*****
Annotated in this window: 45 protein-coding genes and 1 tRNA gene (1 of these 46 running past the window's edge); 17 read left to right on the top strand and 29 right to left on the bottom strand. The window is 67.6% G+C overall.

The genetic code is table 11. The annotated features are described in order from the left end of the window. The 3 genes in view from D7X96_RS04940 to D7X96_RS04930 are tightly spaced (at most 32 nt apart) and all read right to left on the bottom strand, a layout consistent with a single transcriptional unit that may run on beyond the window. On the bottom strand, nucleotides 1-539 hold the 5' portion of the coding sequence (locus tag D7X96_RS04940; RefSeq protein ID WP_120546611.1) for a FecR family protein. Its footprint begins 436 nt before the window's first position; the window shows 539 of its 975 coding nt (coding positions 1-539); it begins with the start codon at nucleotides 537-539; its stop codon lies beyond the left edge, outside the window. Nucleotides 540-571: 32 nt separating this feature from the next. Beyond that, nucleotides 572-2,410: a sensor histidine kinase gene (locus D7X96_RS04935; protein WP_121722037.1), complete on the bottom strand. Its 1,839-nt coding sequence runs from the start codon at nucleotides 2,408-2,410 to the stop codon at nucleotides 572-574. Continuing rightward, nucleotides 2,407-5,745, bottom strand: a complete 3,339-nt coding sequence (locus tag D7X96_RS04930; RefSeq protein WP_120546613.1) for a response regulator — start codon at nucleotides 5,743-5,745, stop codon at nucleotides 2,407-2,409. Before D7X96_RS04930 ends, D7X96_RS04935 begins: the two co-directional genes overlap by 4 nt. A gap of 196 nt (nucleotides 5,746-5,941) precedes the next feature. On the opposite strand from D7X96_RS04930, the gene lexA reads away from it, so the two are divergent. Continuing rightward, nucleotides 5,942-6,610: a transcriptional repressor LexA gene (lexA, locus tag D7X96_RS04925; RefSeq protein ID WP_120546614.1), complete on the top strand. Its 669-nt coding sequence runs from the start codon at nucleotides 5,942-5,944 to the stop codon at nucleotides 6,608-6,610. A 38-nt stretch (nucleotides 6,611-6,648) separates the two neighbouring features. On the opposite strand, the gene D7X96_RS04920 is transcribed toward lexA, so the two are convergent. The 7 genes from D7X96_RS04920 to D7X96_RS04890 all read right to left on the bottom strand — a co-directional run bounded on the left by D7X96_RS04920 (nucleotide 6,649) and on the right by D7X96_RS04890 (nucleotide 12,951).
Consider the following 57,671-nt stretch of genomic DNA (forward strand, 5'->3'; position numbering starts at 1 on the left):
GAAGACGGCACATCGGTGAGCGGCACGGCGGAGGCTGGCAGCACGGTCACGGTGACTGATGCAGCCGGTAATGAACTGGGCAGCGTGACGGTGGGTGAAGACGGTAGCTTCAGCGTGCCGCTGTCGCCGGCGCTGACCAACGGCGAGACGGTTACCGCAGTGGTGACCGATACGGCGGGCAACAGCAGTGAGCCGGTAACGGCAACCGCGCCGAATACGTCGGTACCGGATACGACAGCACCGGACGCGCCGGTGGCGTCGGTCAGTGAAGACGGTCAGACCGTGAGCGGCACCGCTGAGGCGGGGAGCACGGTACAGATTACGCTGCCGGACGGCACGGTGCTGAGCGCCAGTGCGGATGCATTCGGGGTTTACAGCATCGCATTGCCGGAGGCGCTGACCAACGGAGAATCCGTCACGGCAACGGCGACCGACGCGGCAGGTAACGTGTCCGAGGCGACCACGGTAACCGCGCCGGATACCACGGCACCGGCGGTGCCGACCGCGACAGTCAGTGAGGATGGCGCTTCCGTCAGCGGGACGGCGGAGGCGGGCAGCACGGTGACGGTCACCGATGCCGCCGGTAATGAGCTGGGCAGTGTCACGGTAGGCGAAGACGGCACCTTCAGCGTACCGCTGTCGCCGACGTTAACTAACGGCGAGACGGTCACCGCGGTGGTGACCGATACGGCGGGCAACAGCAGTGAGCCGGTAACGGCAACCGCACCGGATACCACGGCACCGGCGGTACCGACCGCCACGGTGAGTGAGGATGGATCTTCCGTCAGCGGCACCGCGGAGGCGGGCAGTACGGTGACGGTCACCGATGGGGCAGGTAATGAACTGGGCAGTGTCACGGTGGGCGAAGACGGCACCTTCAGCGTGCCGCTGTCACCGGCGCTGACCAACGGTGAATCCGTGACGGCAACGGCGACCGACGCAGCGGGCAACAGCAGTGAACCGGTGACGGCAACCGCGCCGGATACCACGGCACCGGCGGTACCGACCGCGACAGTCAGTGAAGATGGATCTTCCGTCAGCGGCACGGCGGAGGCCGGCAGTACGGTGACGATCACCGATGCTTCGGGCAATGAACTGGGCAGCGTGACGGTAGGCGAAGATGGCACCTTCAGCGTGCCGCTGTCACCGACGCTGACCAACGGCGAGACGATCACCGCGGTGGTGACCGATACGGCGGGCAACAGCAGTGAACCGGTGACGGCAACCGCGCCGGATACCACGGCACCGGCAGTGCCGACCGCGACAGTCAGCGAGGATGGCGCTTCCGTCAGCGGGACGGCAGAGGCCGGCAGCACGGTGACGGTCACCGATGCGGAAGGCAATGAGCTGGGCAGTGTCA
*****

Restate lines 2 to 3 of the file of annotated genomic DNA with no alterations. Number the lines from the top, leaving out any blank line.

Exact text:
The genetic code is table 11. The annotated features are described in order from the left end of the window. The 3 genes in view from D7X96_RS04940 to D7X96_RS04930 are tightly spaced (at most 32 nt apart) and all read right to left on the bottom strand, a layout consistent with a single transcriptional unit that may run on beyond the window. On the bottom strand, nucleotides 1-539 hold the 5' portion of the coding sequence (locus tag D7X96_RS04940; RefSeq protein ID WP_120546611.1) for a FecR family protein. Its footprint begins 436 nt before the window's first position; the window shows 539 of its 975 coding nt (coding positions 1-539); it begins with the start codon at nucleotides 537-539; its stop codon lies beyond the left edge, outside the window. Nucleotides 540-571: 32 nt separating this feature from the next. Beyond that, nucleotides 572-2,410: a sensor histidine kinase gene (locus D7X96_RS04935; protein WP_121722037.1), complete on the bottom strand. Its 1,839-nt coding sequence runs from the start codon at nucleotides 2,408-2,410 to the stop codon at nucleotides 572-574. Continuing rightward, nucleotides 2,407-5,745, bottom strand: a complete 3,339-nt coding sequence (locus tag D7X96_RS04930; RefSeq protein WP_120546613.1) for a response regulator — start codon at nucleotides 5,743-5,745, stop codon at nucleotides 2,407-2,409. Before D7X96_RS04930 ends, D7X96_RS04935 begins: the two co-directional genes overlap by 4 nt. A gap of 196 nt (nucleotides 5,746-5,941) precedes the next feature. On the opposite strand from D7X96_RS04930, the gene lexA reads away from it, so the two are divergent. Continuing rightward, nucleotides 5,942-6,610: a transcriptional repressor LexA gene (lexA, locus tag D7X96_RS04925; RefSeq protein ID WP_120546614.1), complete on the top strand. Its 669-nt coding sequence runs from the start codon at nucleotides 5,942-5,944 to the stop codon at nucleotides 6,608-6,610. A 38-nt stretch (nucleotides 6,611-6,648) separates the two neighbouring features. On the opposite strand, the gene D7X96_RS04920 is transcribed toward lexA, so the two are convergent. The 7 genes from D7X96_RS04920 to D7X96_RS04890 all read right to left on the bottom strand — a co-directional run bounded on the left by D7X96_RS04920 (nucleotide 6,649) and on the right by D7X96_RS04890 (nucleotide 12,951).
Consider the following 57,671-nt stretch of genomic DNA (forward strand, 5'->3'; position numbering starts at 1 on the left):